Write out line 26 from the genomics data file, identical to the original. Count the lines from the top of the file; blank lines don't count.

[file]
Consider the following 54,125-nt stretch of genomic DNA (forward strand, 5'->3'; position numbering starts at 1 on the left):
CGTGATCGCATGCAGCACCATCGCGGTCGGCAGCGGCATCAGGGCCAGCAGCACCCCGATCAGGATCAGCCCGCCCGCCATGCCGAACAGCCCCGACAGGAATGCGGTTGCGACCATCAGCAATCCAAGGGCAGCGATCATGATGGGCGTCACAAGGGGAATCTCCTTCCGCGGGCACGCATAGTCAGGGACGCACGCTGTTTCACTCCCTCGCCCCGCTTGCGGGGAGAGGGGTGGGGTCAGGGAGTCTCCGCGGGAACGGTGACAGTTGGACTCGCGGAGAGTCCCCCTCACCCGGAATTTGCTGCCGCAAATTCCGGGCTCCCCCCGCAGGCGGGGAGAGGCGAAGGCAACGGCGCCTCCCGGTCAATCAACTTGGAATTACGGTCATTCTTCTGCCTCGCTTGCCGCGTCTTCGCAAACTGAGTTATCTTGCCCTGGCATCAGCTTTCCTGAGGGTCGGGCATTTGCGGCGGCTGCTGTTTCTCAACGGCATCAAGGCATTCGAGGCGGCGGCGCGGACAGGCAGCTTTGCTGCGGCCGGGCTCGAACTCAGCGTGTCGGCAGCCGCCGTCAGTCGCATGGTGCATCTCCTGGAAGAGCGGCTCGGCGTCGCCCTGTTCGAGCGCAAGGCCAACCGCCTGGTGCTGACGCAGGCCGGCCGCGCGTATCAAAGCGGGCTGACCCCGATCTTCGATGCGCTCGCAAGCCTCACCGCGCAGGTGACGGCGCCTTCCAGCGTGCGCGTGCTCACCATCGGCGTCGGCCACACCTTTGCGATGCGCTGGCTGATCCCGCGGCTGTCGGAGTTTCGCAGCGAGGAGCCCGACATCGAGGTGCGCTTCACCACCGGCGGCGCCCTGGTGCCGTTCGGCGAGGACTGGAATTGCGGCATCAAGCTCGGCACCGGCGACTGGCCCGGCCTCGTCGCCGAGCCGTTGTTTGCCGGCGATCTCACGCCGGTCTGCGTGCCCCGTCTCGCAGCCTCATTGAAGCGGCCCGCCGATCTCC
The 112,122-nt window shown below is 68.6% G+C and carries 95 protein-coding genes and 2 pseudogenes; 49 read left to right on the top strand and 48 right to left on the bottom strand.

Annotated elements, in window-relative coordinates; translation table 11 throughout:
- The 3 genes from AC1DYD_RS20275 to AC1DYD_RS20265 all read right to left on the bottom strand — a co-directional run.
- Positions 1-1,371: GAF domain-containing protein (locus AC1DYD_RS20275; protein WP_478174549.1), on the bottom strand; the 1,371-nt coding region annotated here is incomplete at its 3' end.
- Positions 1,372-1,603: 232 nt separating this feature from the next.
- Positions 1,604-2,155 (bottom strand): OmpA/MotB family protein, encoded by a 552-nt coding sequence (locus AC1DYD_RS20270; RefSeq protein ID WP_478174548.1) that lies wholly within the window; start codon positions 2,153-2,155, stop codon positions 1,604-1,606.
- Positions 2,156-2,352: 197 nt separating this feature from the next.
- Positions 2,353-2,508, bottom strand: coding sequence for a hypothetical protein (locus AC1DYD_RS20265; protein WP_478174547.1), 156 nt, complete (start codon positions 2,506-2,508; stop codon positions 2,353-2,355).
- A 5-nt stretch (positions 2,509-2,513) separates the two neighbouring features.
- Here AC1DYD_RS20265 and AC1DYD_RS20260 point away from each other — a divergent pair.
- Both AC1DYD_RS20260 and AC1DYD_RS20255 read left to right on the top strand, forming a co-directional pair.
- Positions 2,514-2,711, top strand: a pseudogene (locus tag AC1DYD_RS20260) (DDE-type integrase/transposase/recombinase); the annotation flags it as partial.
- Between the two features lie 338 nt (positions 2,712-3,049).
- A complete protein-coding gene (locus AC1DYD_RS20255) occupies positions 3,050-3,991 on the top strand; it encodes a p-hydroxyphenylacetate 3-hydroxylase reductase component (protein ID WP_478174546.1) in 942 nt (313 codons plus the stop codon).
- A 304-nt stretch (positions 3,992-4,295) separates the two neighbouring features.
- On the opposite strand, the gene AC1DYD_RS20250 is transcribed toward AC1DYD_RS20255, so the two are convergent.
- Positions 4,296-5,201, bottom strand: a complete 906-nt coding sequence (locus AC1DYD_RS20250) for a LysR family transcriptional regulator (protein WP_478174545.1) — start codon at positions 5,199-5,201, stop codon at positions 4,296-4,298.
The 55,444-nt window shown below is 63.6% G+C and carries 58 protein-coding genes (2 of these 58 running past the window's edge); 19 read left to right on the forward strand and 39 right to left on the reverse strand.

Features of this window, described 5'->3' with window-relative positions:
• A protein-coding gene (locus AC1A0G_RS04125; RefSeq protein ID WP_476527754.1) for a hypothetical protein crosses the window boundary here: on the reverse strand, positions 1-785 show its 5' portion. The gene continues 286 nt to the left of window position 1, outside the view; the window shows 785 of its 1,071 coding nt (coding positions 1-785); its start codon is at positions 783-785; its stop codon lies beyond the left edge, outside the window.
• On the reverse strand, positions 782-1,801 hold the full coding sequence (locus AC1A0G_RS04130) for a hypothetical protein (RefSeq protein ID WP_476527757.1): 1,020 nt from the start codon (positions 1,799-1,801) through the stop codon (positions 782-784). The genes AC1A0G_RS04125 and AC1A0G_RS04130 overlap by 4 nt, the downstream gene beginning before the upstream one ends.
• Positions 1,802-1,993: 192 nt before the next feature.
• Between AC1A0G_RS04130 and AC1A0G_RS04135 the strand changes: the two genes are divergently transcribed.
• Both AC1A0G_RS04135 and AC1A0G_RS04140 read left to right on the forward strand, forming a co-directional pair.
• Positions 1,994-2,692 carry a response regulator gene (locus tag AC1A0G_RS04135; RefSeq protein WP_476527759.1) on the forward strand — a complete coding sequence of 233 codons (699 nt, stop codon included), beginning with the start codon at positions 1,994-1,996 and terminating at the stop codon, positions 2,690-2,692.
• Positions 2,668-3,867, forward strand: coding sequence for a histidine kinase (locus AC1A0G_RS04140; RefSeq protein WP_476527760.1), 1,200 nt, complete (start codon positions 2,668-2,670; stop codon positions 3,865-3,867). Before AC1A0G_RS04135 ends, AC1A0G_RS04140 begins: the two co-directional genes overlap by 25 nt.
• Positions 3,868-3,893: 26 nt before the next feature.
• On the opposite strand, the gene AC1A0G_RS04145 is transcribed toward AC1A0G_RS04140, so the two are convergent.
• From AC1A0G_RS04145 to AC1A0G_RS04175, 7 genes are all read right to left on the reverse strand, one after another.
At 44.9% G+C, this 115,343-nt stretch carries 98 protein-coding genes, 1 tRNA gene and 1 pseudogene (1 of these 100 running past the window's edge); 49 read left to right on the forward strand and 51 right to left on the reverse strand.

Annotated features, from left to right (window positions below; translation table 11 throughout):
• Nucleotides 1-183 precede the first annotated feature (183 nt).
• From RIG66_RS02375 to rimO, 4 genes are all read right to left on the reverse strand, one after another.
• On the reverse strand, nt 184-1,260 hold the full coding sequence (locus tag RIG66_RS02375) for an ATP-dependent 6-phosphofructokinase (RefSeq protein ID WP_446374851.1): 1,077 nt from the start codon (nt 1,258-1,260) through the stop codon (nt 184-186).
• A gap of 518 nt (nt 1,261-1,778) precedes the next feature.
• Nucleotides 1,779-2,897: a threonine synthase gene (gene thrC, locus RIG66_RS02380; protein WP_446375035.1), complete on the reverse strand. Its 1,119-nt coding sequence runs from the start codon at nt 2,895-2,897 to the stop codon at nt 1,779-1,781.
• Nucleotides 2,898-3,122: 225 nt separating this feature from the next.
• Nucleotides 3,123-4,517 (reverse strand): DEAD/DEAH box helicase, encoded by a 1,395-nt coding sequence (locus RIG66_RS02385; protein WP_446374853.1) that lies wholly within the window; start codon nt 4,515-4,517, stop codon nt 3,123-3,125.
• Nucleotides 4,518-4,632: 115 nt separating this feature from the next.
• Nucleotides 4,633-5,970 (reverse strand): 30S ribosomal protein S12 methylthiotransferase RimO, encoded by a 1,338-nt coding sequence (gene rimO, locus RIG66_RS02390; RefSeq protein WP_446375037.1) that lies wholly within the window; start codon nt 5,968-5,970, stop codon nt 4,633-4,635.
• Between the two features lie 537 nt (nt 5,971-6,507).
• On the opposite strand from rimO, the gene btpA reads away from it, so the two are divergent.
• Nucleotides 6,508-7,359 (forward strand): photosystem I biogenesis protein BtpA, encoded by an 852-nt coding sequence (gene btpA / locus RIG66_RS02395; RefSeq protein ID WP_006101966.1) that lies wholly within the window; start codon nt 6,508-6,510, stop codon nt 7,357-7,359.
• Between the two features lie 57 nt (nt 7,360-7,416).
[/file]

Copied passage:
• Both AC1A0G_RS04135 and AC1A0G_RS04140 read left to right on the forward strand, forming a co-directional pair.